Kangbai says that based on the study’s findings, the health ministry has begun bundling COVID vaccinations with two priority campaigns: HPV vaccination for girls aged 10–12 and routine immunizations for children under six. The study revealed that transportation to reach remote communities is the biggest component of costs; the implication that naturally follows is that bundling multiple health interventions and delivering them at the same time could significantly reduce costs per person treated.

The Social Science Research Council took notice of this conclusion, and recently awarded the research team a $672,000 grant through its Mercury Project to scale up the results by bundling multiple maternal and child health interventions and bringing them to remote areas in Sierra Leone.

The researchers hope that the hours spent on bumpy dirt roads will lead to programs that benefit people across Sierra Leone and across the global south.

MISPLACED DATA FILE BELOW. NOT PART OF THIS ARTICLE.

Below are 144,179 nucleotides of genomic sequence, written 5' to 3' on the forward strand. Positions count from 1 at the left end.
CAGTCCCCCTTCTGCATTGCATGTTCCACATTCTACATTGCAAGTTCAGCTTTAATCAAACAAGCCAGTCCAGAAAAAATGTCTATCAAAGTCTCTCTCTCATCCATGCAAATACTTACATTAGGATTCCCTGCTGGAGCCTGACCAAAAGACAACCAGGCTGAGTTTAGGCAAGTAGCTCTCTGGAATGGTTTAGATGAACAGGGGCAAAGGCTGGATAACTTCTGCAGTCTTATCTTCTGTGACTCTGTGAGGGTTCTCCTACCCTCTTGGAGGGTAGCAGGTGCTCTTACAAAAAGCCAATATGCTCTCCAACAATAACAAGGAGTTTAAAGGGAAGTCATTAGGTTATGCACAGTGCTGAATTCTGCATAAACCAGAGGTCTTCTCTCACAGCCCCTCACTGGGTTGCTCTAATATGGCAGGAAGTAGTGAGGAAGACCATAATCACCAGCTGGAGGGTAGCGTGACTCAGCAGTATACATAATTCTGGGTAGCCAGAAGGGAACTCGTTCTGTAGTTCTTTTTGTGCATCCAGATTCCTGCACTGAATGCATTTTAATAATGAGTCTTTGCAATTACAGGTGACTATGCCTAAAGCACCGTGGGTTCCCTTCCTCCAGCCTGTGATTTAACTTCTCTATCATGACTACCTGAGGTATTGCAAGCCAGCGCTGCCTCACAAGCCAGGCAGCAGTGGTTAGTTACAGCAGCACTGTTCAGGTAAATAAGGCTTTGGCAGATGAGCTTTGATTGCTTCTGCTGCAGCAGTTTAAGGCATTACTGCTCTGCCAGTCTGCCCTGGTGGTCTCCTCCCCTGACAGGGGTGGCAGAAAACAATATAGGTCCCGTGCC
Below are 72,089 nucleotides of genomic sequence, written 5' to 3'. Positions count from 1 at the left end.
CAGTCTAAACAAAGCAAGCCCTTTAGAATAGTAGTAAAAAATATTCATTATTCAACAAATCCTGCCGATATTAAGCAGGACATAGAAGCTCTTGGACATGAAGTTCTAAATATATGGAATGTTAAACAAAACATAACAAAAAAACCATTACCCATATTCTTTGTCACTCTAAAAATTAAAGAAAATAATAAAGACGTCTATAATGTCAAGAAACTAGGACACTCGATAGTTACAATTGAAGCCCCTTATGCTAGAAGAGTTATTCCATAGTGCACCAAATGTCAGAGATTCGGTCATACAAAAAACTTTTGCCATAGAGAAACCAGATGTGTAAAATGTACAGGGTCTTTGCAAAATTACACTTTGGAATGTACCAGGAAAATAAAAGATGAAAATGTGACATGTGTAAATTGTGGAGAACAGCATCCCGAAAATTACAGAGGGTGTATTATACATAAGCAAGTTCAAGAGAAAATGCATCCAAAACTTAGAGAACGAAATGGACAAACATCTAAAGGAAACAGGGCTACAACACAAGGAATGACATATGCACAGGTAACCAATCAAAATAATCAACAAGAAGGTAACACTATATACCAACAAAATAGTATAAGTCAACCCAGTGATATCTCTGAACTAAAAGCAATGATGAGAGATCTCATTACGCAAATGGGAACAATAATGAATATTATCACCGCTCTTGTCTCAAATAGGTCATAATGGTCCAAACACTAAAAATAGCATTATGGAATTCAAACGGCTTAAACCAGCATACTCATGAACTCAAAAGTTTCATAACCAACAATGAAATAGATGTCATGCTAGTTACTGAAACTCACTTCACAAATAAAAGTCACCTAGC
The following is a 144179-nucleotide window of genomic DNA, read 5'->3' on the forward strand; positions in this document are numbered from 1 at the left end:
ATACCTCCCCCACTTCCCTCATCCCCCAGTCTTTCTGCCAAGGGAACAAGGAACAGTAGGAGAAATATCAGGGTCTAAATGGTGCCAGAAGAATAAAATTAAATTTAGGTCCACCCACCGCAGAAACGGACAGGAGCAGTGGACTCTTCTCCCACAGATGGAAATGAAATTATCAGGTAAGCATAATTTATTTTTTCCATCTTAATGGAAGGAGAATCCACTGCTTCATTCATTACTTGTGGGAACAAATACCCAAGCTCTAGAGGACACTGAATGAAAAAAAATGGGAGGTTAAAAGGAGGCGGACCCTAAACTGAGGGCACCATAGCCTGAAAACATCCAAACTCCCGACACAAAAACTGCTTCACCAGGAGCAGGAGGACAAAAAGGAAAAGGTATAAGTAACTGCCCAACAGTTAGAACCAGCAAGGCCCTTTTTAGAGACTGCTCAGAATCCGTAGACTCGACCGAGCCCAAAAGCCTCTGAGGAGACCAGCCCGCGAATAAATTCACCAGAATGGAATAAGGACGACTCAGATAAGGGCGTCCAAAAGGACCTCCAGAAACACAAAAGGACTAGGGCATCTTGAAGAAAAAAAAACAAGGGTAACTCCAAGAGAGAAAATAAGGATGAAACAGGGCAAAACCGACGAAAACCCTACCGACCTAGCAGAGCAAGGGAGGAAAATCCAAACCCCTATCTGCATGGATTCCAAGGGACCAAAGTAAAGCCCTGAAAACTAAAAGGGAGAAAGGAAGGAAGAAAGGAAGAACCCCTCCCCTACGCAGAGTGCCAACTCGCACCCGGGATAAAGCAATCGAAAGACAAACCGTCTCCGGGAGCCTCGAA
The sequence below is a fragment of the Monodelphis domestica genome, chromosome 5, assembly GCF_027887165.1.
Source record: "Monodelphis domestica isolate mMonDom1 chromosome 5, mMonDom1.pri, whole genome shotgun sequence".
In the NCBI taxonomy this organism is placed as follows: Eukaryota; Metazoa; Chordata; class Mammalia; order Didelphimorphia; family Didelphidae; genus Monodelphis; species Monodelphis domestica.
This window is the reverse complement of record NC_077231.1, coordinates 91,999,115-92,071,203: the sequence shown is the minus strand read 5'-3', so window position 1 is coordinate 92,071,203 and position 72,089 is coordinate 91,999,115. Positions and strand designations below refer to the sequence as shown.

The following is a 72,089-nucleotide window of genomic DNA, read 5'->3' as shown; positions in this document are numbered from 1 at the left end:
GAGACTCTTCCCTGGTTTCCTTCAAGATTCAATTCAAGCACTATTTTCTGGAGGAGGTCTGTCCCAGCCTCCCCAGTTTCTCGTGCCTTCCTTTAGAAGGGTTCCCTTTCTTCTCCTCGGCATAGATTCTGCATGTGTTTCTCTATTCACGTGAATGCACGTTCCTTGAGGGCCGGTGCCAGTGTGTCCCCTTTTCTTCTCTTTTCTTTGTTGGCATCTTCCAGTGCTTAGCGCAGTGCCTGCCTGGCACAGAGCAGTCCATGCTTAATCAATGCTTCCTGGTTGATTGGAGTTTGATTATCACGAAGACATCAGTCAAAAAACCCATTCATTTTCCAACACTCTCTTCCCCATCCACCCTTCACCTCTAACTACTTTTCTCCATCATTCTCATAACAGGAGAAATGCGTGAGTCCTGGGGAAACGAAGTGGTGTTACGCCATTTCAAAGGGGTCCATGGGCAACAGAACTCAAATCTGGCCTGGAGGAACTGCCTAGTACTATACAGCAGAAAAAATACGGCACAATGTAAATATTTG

UNICEF has taken notice of the study. Gloria Lihemo, a social and behavior change specialist who coordinates UNICEF’s global demand for immunization interventions to promote the uptake of COVID-19 vaccines, says, “The key takeaway for us is that they were able to quantify the cost to actually access vaccines for rural communities. Their study provides an example of the payload that comes from using simple interventions—taking the vaccines to where the people are, and how that impacts uptake. They also tried to understand what the community’s concerns are, and immediately following that up with having people come in with motorbikes to actually provide the vaccines. All of this helps to improve the operational aspects of how vaccine delivery is done.”